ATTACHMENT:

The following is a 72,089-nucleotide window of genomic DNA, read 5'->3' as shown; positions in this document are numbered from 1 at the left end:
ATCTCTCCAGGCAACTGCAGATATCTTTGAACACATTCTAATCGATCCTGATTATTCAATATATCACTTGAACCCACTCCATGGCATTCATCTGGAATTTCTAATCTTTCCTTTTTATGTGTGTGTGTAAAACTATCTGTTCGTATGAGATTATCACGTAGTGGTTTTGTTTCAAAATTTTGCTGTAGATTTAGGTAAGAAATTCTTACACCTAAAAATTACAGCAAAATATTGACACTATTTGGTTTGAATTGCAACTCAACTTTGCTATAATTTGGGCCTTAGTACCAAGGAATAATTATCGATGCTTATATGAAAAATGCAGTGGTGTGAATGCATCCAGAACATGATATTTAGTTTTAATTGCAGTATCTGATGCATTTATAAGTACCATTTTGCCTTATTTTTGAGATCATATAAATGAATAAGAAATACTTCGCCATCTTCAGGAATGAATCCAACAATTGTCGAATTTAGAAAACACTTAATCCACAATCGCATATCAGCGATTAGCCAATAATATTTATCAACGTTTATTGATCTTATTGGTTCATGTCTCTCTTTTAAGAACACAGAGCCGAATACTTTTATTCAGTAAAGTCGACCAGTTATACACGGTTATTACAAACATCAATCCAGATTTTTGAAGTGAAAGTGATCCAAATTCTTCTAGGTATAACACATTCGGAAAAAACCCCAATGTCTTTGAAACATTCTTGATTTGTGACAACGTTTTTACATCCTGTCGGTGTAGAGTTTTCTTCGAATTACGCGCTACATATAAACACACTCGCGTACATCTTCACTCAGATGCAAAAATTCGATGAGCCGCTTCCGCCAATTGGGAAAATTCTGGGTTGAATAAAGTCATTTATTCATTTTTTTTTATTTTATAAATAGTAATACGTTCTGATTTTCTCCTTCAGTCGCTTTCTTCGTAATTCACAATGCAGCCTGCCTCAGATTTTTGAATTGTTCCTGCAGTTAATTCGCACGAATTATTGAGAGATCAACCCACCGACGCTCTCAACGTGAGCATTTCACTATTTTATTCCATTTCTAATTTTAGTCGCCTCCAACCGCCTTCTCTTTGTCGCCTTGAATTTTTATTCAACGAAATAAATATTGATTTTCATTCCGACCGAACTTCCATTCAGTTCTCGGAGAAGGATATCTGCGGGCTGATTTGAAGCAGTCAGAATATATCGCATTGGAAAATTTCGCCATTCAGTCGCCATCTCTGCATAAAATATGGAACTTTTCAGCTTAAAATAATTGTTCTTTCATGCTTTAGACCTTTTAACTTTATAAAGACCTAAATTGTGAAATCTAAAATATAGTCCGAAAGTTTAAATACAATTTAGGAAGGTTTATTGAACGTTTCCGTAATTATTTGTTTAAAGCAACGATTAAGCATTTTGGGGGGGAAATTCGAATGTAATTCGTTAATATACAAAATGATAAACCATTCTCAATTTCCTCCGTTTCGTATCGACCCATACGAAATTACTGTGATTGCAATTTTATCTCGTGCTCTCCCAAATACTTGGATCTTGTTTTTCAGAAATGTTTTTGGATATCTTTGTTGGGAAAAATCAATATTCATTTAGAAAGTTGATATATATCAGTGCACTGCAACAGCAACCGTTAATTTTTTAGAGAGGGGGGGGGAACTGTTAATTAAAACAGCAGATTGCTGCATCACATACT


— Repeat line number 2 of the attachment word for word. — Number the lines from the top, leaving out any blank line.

ATCTCTCCAGGCAACTGCAGATATCTTTGAACACATTCTAATCGATCCTGATTATTCAATATATCACTTGAACCCACTCCATGGCATTCATCTGGAATTTCTAATCTTTCCTTTTTATGTGTGTGTGTAAAACTATCTGTTCGTATGAGATTATCACGTAGTGGTTTTGTTTCAAAATTTTGCTGTAGATTTAGGTAAGAAATTCTTACACCTAAAAATTACAGCAAAATATTGACACTATTTGGTTTGAATTGCAACTCAACTTTGCTATAATTTGGGCCTTAGTACCAAGGAATAATTATCGATGCTTATATGAAAAATGCAGTGGTGTGAATGCATCCAGAACATGATATTTAGTTTTAATTGCAGTATCTGATGCATTTATAAGTACCATTTTGCCTTATTTTTGAGATCATATAAATGAATAAGAAATACTTCGCCATCTTCAGGAATGAATCCAACAATTGTCGAATTTAGAAAACACTTAATCCACAATCGCATATCAGCGATTAGCCAATAATATTTATCAACGTTTATTGATCTTATTGGTTCATGTCTCTCTTTTAAGAACACAGAGCCGAATACTTTTATTCAGTAAAGTCGACCAGTTATACACGGTTATTACAAACATCAATCCAGATTTTTGAAGTGAAAGTGATCCAAATTCTTCTAGGTATAACACATTCGGAAAAAACCCCAATGTCTTTGAAACATTCTTGATTTGTGACAACGTTTTTACATCCTGTCGGTGTAGAGTTTTCTTCGAATTACGCGCTACATATAAACACACTCGCGTACATCTTCACTCAGATGCAAAAATTCGATGAGCCGCTTCCGCCAATTGGGAAAATTCTGGGTTGAATAAAGTCATTTATTCATTTTTTTTTATTTTATAAATAGTAATACGTTCTGATTTTCTCCTTCAGTCGCTTTCTTCGTAATTCACAATGCAGCCTGCCTCAGATTTTTGAATTGTTCCTGCAGTTAATTCGCACGAATTATTGAGAGATCAACCCACCGACGCTCTCAACGTGAGCATTTCACTATTTTATTCCATTTCTAATTTTAGTCGCCTCCAACCGCCTTCTCTTTGTCGCCTTGAATTTTTATTCAACGAAATAAATATTGATTTTCATTCCGACCGAACTTCCATTCAGTTCTCGGAGAAGGATATCTGCGGGCTGATTTGAAGCAGTCAGAATATATCGCATTGGAAAATTTCGCCATTCAGTCGCCATCTCTGCATAAAATATGGAACTTTTCAGCTTAAAATAATTGTTCTTTCATGCTTTAGACCTTTTAACTTTATAAAGACCTAAATTGTGAAATCTAAAATATAGTCCGAAAGTTTAAATACAATTTAGGAAGGTTTATTGAACGTTTCCGTAATTATTTGTTTAAAGCAACGATTAAGCATTTTGGGGGGGAAATTCGAATGTAATTCGTTAATATACAAAATGATAAACCATTCTCAATTTCCTCCGTTTCGTATCGACCCATACGAAATTACTGTGATTGCAATTTTATCTCGTGCTCTCCCAAATACTTGGATCTTGTTTTTCAGAAATGTTTTTGGATATCTTTGTTGGGAAAAATCAATATTCATTTAGAAAGTTGATATATATCAGTGCACTGCAACAGCAACCGTTAATTTTTTAGAGAGGGGGGGGGAACTGTTAATTAAAACAGCAGATTGCTGCATCACATACT